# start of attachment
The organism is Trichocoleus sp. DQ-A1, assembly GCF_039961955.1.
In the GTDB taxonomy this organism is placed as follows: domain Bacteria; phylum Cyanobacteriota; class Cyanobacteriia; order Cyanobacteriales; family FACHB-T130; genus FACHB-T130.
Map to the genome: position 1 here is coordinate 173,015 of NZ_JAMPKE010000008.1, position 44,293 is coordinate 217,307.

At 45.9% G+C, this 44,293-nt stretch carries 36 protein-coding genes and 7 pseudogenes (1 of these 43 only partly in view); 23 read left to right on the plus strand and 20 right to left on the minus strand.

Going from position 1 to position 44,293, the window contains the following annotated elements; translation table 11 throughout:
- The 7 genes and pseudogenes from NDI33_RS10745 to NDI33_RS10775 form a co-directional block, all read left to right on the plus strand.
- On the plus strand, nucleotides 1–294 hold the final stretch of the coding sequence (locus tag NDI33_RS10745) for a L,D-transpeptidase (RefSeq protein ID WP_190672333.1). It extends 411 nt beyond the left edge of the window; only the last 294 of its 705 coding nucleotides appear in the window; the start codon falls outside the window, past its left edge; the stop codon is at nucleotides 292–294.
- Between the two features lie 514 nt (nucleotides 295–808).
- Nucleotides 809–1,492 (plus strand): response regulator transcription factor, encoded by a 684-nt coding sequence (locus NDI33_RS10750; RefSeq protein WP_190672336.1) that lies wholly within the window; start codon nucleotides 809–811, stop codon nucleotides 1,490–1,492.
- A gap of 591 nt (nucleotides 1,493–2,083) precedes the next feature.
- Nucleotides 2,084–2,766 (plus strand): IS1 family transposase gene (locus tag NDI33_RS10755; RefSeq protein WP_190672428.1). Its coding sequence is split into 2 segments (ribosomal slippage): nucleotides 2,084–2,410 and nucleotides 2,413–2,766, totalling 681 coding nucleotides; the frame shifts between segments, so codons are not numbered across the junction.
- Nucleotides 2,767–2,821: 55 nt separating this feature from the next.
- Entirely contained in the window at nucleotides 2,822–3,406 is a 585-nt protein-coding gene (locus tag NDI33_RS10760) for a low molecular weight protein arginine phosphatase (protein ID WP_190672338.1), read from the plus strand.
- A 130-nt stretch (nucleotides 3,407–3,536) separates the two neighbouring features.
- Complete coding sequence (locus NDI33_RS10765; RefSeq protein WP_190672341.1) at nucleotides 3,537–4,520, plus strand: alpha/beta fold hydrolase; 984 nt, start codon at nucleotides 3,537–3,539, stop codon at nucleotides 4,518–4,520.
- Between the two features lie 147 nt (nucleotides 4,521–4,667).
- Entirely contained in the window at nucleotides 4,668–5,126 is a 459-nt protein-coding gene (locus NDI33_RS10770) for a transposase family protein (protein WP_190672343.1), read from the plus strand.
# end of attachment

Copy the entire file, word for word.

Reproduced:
The organism is Trichocoleus sp. DQ-A1, assembly GCF_039961955.1.
In the GTDB taxonomy this organism is placed as follows: domain Bacteria; phylum Cyanobacteriota; class Cyanobacteriia; order Cyanobacteriales; family FACHB-T130; genus FACHB-T130.
Map to the genome: position 1 here is coordinate 173,015 of NZ_JAMPKE010000008.1, position 44,293 is coordinate 217,307.

At 45.9% G+C, this 44,293-nt stretch carries 36 protein-coding genes and 7 pseudogenes (1 of these 43 only partly in view); 23 read left to right on the plus strand and 20 right to left on the minus strand.

Going from position 1 to position 44,293, the window contains the following annotated elements; translation table 11 throughout:
- The 7 genes and pseudogenes from NDI33_RS10745 to NDI33_RS10775 form a co-directional block, all read left to right on the plus strand.
- On the plus strand, nucleotides 1–294 hold the final stretch of the coding sequence (locus tag NDI33_RS10745) for a L,D-transpeptidase (RefSeq protein ID WP_190672333.1). It extends 411 nt beyond the left edge of the window; only the last 294 of its 705 coding nucleotides appear in the window; the start codon falls outside the window, past its left edge; the stop codon is at nucleotides 292–294.
- Between the two features lie 514 nt (nucleotides 295–808).
- Nucleotides 809–1,492 (plus strand): response regulator transcription factor, encoded by a 684-nt coding sequence (locus NDI33_RS10750; RefSeq protein WP_190672336.1) that lies wholly within the window; start codon nucleotides 809–811, stop codon nucleotides 1,490–1,492.
- A gap of 591 nt (nucleotides 1,493–2,083) precedes the next feature.
- Nucleotides 2,084–2,766 (plus strand): IS1 family transposase gene (locus tag NDI33_RS10755; RefSeq protein WP_190672428.1). Its coding sequence is split into 2 segments (ribosomal slippage): nucleotides 2,084–2,410 and nucleotides 2,413–2,766, totalling 681 coding nucleotides; the frame shifts between segments, so codons are not numbered across the junction.
- Nucleotides 2,767–2,821: 55 nt separating this feature from the next.
- Entirely contained in the window at nucleotides 2,822–3,406 is a 585-nt protein-coding gene (locus tag NDI33_RS10760) for a low molecular weight protein arginine phosphatase (protein ID WP_190672338.1), read from the plus strand.
- A 130-nt stretch (nucleotides 3,407–3,536) separates the two neighbouring features.
- Complete coding sequence (locus NDI33_RS10765; RefSeq protein WP_190672341.1) at nucleotides 3,537–4,520, plus strand: alpha/beta fold hydrolase; 984 nt, start codon at nucleotides 3,537–3,539, stop codon at nucleotides 4,518–4,520.
- Between the two features lie 147 nt (nucleotides 4,521–4,667).
- Entirely contained in the window at nucleotides 4,668–5,126 is a 459-nt protein-coding gene (locus NDI33_RS10770) for a transposase family protein (protein WP_190672343.1), read from the plus strand.